RMIT’s Creating Liveable Cities study focused on seven domains of liveability to promote the health and well-being of its inhabitants.
These domains were walkability, public transport, public open spaces, housing affordability, employment and the food and alcohol environments.
The study, based on five years of research, found that no Australian capital performed well across all seven and that there was a lot of evidence of geographic inequities with benefits not spread evenly.
The study found that outer suburban areas were less well served than inner-city suburbs. With poorer access to public transport, people living in these areas spent more on cars than those in the inner city. And most dwellings in the capital cities lacked close access to public transport stops serviced at least twice an hour.
Researchers said measureable policies and targets to deliver liveable, walkable communities were not in place and there were no measurable policies or targets for local employment, housing affordability, promoting access to healthy food choices, or limiting access to alcohol outlets.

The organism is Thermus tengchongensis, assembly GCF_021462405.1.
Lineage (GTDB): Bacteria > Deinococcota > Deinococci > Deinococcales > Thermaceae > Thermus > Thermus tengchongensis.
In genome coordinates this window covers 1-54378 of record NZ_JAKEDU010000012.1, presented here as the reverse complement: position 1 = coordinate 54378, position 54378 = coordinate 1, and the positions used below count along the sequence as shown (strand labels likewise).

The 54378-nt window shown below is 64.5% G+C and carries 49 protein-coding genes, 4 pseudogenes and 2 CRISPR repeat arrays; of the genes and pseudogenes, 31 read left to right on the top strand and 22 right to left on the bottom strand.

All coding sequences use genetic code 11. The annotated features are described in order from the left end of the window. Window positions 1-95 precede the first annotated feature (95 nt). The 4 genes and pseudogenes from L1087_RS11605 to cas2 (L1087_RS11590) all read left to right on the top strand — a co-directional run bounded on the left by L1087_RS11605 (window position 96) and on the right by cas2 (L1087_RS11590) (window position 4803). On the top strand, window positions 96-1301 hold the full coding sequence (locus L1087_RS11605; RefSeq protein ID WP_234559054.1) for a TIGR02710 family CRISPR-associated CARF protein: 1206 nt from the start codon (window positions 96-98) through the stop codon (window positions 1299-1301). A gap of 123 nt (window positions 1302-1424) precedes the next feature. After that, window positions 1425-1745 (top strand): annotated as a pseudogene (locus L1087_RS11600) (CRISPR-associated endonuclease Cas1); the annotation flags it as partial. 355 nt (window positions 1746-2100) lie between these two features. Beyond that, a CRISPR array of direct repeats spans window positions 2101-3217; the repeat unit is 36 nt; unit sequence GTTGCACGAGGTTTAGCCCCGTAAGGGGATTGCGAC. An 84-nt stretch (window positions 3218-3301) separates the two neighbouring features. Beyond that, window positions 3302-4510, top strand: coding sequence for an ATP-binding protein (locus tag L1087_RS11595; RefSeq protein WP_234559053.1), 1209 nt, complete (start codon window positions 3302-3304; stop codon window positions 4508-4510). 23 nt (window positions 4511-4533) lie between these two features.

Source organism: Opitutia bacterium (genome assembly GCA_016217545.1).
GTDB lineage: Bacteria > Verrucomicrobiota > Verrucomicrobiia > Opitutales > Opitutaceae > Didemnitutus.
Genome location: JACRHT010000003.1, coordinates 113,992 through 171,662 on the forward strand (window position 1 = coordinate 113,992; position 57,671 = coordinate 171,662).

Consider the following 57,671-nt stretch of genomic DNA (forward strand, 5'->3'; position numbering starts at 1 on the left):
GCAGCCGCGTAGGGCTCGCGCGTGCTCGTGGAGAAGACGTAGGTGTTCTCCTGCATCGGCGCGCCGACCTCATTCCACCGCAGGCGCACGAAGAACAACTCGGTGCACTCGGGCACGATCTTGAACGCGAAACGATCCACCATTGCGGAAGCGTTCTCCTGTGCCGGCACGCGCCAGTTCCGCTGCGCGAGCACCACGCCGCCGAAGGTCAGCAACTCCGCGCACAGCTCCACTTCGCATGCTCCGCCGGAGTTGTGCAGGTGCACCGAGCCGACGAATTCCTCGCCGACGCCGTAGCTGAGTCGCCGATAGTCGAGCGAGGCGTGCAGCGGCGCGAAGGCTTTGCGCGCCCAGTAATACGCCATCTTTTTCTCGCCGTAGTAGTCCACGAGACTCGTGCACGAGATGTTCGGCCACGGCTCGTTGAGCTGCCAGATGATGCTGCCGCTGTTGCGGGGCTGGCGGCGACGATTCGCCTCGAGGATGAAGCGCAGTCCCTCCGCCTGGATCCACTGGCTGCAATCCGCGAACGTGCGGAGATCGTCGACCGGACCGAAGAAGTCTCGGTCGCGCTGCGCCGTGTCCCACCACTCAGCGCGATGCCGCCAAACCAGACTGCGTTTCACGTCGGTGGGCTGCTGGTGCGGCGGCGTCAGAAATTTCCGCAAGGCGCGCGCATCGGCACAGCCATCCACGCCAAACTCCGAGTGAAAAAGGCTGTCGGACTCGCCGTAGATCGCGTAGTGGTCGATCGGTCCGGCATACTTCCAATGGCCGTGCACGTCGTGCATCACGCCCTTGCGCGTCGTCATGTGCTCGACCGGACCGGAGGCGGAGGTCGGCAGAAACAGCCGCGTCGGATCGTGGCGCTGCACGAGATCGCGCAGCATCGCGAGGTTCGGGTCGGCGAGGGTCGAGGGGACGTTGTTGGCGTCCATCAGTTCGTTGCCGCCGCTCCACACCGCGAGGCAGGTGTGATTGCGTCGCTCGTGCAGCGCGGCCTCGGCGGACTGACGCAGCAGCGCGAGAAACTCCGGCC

Professor Billie Giles-Corti, director of RMIT’s Urban Futures Enabling Capability Platform, said it was important to develop policies when Australia’s population would be doubled by 2050.
“One significant way to create liveable cities and to improve people’s health and wellbeing is through urban design and planning that create walkable, pedestrian-friendly neighbourhoods,” Professor Giles-Corti said.
“But, Australian cities are still being designed for cars.
“Our study shows that only a minority of residents in Australian cities live in walkable communities and most of our city’s density targets for new areas are still too low which mean walkable communities will never be achieved in outer suburbs.
“Higher residential densities and street connectivity, mixed land-uses, and high-quality footpaths are all desperately needed to achieve walkable cities. Yet, we don’t have the policy frameworks in place in Australia to create vibrant walkable communities.”